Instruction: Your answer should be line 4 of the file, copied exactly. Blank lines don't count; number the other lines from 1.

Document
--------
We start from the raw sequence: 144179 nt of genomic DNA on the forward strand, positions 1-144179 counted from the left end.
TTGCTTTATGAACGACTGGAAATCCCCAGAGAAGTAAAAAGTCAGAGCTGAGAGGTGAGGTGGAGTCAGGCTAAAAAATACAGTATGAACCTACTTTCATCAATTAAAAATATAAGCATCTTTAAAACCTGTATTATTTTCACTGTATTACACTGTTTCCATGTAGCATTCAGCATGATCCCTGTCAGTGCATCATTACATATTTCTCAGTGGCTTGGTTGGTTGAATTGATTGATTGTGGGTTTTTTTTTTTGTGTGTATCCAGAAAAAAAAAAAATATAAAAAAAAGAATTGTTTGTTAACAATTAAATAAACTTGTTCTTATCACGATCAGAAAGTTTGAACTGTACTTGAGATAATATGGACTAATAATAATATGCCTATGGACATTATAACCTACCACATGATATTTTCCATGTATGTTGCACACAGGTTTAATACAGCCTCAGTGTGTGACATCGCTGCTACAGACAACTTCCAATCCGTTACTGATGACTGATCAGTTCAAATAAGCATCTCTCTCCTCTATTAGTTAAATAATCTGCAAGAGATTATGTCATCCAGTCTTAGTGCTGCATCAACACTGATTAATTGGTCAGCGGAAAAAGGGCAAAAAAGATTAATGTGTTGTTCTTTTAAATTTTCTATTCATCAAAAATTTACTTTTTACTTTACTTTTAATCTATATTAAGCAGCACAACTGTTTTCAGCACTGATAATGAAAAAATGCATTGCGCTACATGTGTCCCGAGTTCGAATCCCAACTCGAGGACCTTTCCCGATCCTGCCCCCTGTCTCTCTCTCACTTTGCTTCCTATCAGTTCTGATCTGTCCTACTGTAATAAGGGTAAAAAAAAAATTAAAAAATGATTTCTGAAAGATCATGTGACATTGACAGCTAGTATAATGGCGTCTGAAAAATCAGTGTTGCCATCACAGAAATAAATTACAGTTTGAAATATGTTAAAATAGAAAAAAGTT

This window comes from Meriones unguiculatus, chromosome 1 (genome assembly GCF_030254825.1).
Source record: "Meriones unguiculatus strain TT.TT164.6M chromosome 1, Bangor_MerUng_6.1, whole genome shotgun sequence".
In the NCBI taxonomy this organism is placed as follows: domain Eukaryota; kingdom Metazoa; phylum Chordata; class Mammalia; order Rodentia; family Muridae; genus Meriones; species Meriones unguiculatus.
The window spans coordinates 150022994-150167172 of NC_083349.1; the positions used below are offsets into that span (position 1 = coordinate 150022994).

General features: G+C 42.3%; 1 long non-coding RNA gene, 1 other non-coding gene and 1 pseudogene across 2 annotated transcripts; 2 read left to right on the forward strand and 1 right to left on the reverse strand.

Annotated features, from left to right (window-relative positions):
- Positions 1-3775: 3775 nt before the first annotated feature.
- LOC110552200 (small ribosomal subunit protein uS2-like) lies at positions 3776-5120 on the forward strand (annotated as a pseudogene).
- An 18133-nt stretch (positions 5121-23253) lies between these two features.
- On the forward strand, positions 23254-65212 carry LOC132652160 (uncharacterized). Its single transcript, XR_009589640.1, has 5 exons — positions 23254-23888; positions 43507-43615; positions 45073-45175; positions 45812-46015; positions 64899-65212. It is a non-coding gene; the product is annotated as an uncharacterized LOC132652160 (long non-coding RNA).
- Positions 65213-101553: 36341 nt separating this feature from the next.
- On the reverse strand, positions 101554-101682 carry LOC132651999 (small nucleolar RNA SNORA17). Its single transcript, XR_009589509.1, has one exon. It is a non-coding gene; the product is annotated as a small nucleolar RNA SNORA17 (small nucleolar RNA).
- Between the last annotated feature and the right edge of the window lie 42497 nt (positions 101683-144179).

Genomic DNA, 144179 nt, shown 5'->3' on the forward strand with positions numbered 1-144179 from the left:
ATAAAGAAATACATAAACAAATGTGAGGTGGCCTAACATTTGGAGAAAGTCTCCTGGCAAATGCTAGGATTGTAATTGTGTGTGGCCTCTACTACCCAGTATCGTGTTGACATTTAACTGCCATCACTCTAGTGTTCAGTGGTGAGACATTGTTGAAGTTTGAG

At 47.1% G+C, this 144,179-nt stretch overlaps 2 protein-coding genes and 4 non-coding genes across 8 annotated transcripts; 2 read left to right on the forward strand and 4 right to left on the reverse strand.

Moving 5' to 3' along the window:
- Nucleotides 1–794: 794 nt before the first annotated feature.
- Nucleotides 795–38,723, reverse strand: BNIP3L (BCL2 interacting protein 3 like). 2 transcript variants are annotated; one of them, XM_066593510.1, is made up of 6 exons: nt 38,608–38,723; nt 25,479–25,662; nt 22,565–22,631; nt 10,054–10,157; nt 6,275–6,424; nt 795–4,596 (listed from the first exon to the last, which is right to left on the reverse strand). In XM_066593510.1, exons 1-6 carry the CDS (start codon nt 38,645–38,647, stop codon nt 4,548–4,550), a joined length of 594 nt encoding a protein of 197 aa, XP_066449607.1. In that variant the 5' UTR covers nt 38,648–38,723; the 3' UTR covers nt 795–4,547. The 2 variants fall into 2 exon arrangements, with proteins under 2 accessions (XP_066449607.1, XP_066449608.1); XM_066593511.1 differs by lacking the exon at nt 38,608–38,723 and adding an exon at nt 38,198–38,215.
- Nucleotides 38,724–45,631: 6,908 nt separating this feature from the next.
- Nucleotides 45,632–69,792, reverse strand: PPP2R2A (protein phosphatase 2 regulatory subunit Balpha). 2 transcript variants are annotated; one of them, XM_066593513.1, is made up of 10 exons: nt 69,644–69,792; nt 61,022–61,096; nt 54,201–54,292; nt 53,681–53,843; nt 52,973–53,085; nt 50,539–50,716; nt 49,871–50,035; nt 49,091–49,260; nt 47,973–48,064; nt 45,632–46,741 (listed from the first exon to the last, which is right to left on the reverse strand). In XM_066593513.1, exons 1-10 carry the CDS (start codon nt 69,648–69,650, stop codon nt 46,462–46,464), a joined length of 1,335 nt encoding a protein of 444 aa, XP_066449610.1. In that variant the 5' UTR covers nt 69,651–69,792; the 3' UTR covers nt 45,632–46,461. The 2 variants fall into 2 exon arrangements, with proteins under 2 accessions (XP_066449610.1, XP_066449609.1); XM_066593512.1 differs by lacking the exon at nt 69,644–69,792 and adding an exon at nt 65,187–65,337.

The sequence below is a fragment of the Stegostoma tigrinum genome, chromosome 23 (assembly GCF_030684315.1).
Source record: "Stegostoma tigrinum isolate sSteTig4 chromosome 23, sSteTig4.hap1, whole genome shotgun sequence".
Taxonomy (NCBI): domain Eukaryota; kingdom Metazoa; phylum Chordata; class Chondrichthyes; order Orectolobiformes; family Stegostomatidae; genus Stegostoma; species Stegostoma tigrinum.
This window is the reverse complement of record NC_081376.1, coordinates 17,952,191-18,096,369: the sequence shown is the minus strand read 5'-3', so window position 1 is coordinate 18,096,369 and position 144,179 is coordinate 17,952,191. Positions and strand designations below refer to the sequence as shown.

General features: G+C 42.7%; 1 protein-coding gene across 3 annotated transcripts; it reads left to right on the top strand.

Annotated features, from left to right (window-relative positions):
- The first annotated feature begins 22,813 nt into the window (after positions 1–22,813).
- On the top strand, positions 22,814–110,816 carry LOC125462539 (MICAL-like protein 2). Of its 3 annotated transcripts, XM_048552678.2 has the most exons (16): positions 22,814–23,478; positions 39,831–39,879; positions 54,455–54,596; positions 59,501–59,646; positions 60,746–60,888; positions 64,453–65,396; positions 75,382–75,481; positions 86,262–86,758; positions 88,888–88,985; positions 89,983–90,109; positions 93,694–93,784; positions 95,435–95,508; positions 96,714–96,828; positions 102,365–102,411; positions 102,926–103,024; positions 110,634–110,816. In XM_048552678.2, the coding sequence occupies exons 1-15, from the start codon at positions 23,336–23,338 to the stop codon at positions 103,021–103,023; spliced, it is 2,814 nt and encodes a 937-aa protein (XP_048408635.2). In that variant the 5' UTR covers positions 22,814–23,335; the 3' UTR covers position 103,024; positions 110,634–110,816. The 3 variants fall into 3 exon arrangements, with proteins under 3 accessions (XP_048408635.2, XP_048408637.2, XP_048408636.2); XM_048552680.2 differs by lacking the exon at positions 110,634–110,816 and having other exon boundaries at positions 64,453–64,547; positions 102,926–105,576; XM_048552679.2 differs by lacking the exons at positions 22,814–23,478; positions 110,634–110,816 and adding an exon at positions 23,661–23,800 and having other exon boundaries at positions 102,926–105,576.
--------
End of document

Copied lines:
Source record: "Meriones unguiculatus strain TT.TT164.6M chromosome 1, Bangor_MerUng_6.1, whole genome shotgun sequence".